TUBA CITY ----A team of eighth grade Tuba City Boarding School students won First Place in the Nation for the NASA Student Involvement Program Competition: Wat-ching the Earth Change.
Sheldon Nez, Jackie Lange, Candice Chee, and Tanisha Atcitty, won with their entry: "The Effects of Flash Floods: Changes in Landforms, Humidity Changes, and Changes in River Levels." They were honored and awarded at their eighth grade graduation ceremony on May 25.
Barry Lutz, Director of the NAU/NASA Space Grant Program gave out their awards. They did this project in their Gifted and Talented Class and their teacher was Jacquelyn Drewett.
To begin their research, the students created a flood damage simulation using rocks, sand, and Monopoly toy houses. In a box top they built a cliff similar to those around Tuba City and then placed toy houses on the sand below the cliff. Everything was carefully measured so that they could remeasure and document the changes after a bucket of water was slowly poured onto the cliff top. Before and after photographs were included and the changes were analyzed.
Next they went on a fieldtrip to set up their "real-life" flash flood study area. This was done in a wash near their school. They staked out the research area, took measurements and took many photographs so that they could compare the changes that would occur after a flashflood.
This has been a good year for flashfloods and not too much later they went back to measure, photograph and analyze the changes.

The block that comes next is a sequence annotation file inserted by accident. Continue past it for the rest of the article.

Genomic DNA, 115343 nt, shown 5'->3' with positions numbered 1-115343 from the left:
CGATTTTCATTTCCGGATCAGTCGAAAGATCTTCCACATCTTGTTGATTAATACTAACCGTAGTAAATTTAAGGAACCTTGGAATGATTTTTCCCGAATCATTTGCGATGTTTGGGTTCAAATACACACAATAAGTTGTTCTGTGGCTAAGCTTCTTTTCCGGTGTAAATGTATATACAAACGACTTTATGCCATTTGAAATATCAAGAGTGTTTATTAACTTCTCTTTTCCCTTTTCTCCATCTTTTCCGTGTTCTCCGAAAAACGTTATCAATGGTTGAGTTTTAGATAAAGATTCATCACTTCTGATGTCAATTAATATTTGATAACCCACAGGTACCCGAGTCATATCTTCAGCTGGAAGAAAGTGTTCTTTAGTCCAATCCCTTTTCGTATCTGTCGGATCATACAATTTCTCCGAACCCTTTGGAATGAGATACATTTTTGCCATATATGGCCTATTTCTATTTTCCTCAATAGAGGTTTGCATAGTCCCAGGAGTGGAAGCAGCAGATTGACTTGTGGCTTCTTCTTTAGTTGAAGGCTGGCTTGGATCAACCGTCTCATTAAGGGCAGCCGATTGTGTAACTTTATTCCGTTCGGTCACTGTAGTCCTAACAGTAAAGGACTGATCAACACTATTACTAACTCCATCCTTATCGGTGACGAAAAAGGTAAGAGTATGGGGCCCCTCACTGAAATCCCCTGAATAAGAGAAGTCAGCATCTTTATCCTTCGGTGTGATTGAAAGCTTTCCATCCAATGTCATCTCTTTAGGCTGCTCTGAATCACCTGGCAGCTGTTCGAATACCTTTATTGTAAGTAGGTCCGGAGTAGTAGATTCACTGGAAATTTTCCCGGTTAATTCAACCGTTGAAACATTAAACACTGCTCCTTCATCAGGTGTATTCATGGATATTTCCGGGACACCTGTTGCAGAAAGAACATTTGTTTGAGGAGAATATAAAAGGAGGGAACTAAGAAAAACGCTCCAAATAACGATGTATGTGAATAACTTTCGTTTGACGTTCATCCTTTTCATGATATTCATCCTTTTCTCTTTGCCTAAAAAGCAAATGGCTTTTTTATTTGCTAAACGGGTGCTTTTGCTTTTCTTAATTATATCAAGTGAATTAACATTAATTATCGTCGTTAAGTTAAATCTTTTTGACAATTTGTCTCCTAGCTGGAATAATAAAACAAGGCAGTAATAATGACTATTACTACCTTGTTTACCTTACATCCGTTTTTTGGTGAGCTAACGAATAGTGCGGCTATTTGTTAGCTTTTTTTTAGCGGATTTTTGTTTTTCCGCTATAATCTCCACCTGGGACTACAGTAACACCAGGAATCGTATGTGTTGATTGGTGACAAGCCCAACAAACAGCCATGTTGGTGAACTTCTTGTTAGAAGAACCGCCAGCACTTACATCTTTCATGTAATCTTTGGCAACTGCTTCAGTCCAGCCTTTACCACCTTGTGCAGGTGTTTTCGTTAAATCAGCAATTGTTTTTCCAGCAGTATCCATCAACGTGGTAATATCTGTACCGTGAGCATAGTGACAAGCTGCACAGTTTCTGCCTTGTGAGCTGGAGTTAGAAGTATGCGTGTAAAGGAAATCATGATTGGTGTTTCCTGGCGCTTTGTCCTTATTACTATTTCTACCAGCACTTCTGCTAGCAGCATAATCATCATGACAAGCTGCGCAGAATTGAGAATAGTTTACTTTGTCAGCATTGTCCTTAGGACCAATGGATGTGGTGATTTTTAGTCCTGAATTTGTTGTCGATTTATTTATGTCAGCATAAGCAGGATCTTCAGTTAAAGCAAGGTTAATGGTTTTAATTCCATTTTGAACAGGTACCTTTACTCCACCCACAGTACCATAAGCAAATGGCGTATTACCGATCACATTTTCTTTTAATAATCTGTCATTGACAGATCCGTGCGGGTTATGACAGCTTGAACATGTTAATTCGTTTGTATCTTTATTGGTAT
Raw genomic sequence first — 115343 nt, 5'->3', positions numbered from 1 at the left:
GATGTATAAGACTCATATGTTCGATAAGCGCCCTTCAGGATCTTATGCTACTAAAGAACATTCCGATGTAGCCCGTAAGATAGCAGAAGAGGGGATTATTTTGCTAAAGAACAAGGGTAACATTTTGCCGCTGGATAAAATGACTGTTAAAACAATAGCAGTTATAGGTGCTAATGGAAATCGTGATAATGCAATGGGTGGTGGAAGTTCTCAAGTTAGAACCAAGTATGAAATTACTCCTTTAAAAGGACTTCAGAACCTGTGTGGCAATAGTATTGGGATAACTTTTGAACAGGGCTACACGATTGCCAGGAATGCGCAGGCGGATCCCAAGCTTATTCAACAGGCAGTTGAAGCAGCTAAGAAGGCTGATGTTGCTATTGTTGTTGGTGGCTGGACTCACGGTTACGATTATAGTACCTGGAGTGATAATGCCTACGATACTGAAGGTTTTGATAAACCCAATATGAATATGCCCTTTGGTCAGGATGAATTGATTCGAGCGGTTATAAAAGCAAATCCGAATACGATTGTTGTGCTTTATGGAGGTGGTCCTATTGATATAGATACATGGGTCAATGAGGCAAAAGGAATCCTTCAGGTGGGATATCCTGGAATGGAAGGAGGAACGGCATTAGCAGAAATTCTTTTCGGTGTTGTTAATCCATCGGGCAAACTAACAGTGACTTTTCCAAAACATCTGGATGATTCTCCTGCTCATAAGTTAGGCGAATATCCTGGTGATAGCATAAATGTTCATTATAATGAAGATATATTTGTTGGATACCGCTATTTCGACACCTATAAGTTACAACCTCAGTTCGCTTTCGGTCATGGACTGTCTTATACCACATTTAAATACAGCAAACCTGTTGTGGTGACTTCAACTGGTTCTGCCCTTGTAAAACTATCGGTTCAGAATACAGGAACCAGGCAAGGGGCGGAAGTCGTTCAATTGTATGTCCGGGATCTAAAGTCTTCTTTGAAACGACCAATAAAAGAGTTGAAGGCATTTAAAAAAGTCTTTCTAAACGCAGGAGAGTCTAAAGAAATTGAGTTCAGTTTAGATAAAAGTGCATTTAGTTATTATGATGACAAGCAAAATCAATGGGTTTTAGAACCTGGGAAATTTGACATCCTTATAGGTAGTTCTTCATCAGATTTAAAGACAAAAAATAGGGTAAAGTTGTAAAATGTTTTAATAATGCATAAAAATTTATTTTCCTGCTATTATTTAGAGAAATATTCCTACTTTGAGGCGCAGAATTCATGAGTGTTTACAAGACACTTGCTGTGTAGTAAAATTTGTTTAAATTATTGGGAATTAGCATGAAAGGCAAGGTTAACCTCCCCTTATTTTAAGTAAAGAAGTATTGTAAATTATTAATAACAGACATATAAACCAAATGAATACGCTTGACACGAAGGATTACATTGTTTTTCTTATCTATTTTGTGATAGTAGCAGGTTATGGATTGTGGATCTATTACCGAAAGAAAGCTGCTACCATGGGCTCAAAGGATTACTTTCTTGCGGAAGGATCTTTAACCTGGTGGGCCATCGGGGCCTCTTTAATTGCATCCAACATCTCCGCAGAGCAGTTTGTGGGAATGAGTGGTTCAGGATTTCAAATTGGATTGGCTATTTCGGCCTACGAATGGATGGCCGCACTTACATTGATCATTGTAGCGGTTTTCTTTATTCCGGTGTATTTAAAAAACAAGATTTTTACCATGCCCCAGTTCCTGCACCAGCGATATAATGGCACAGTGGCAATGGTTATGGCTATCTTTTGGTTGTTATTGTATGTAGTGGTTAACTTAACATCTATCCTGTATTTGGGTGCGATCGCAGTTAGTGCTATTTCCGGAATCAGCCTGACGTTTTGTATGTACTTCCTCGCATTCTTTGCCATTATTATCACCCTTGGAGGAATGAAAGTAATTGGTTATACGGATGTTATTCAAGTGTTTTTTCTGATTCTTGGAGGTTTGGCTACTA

Not only did they record the physical effects of flash floods, they also kept records of the humidity changes before and after the floods occurred. They had hypothesized that the humidity would increase on the days before and be the highest on the flood day and then gradually fall after the flood. This proved to be correct.
Graphs were made to show the rise and decline of the humidity for each flash flood event. An analysis of the rise of the Little Colorado River during flash floods was included in their research. They ended their study by using NASA satellite images of the river changes in Florida during this past Hurricane Season. The changes were highlighted, measured, and explained.
NSIP is a national program that encourages studies in math, science, technology and geography through five competition categories for students in the third through twelfth grades. This year there were more than 2,860 entries.
Students engage in research that promotes critical thinking, problem solving skills, communication and collaboration skills. The entries are judged at the NASA Centers by teams of scientists, engineers, educators and journalists.
The team has also won an all expenses paid trip to the NASA Space Academy that will take place the first week in August.